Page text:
“We are poor, how can we bribe them for Awas Yojana,” says Badlol Mallik who is cleaning the bamboo clum nodes in the front of his home. “Ihe noon roti ba (Bamboo is livelihood for us.)” He plans of making kharata brooms out of the bamboo clum.
Guddu Mallik says, “We had the livestock [pigs] worth of Rs 1 lakh. All of them died a few months ago due to unknown medical reasons. Each adult pig, Guddu says, is sold at a minimum of Rs. 8,000. “Pork’s price has now gone up to Rs. 200 per kg. Had there been pigs, our financial condition would have been better,” he adds.
Mehtars and Doms have been traditionally rearing pigs here. There are numerous pork stalls and pig slaughter centres.
“Badka log ke makan pe makan banata auri dom-mehtar-dhangad-mushar san bhukhe mara tare san (Rich are getting richer and Dom-Mehtars don’t even get ration from the government.),” exclaims Chandan Mallik, a pig butcher, whose Aadhaar card was not issued because the biometric device failed to register his disfigured fingerprint. “I am good enough for EPIC [voter ID] but not for Aadhaar.”
It has been three years since Chandan has received any ration.
Panna Devi is weaving dauras (baskets to be used in Bihari weddings) on the road. She has dipped some bamboos in sewage water. She says, “We don’t even have clean water to drink, how will we arrange water to dilate bamboo fibres.”
Each daura has a market value of Rs. 40 which requires at least one labour hour. Panna earns a net profit of Rs 150 after six hours of labour. She feels that bamboo weaving is underpaid, she also thinks of leaving this work but the fear of loss of tradition haunts her. “This is our ancestral work, how can we leave this?”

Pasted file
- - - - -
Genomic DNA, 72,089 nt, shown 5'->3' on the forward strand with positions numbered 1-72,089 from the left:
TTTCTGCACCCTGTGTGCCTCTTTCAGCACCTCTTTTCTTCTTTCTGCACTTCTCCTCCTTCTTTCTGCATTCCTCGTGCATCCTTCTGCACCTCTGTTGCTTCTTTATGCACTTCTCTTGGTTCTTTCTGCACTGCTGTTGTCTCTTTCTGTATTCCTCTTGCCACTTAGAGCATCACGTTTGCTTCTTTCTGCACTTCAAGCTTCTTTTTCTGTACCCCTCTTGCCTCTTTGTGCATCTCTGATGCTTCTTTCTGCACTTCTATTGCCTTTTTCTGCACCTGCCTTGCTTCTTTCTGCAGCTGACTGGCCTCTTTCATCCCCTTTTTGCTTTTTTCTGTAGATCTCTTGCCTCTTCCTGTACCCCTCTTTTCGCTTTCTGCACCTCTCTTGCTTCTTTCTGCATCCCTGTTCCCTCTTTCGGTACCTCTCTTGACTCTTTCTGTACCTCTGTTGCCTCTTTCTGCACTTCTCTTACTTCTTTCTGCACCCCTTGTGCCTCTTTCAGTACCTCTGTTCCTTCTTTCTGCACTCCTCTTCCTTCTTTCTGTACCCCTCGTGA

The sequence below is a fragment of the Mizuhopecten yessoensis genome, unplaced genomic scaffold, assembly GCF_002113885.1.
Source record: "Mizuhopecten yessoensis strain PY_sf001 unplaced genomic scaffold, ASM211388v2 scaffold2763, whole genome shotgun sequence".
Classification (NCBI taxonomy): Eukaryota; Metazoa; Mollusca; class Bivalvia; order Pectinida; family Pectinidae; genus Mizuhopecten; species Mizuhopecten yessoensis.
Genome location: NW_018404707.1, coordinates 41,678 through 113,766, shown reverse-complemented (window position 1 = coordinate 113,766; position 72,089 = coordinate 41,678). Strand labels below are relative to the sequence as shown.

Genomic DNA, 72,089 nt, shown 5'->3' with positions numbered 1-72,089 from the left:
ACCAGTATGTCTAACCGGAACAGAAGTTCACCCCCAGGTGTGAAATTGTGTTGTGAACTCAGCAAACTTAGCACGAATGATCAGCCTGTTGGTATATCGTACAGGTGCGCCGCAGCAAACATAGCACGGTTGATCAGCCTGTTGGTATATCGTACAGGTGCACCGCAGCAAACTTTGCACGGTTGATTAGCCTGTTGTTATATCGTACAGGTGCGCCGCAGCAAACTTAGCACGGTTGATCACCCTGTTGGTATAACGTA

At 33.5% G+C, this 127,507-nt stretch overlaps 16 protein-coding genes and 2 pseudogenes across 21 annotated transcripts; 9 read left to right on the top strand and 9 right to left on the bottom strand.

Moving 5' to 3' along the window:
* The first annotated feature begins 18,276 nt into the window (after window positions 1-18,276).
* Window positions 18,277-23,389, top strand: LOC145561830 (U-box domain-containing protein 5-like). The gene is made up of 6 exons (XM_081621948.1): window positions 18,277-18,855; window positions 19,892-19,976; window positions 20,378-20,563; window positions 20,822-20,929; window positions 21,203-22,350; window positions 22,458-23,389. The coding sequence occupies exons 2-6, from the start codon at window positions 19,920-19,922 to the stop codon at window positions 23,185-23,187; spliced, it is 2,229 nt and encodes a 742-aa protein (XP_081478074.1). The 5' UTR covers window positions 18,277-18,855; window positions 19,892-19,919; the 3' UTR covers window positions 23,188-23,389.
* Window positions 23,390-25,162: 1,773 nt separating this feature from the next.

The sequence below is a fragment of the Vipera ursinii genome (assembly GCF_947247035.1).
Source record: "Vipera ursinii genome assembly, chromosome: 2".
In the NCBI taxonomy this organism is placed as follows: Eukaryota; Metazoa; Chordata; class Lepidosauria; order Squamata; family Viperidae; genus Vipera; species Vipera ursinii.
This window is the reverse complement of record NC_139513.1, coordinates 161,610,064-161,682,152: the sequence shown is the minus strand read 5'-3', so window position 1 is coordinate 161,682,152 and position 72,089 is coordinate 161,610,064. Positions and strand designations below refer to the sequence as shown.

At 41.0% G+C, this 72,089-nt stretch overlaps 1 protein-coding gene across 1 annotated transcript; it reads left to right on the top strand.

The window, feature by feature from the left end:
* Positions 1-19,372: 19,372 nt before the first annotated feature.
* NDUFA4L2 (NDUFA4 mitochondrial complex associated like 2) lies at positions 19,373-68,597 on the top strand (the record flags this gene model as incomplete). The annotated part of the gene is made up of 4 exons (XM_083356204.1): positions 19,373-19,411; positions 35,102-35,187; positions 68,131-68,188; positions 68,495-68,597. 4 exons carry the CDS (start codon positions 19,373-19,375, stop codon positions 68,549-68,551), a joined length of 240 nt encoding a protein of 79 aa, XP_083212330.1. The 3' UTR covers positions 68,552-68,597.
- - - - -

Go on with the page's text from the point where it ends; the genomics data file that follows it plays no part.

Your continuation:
Kishore Mallik, who has a furnished house at one end of Dom Toli, tells us that his grandfather built it with the income he had from a government job. For him, caste is independent of class. Asked about any experience of untouchability in spite of being relatively well-off, Kishore confirms, “Yes, once I went to Areraj Malahi and I was prohibited from touching the hand pump by the upper caste people there after they came to know my caste” “They buy our daura and supli for the sacred festival of Chhath but don’t even let us touch their hand pump. They pour water into our hands maintaining a distance. In some villages, we are asked to go to Dalit basti to drink water.”
“Even if we dalits become rich, we will continue to be treated as low-born because of our caste,” says Kishore.
The writer is an independent journalist and serves as an editor at Academia.edu. He writes on social inequality and rights in India.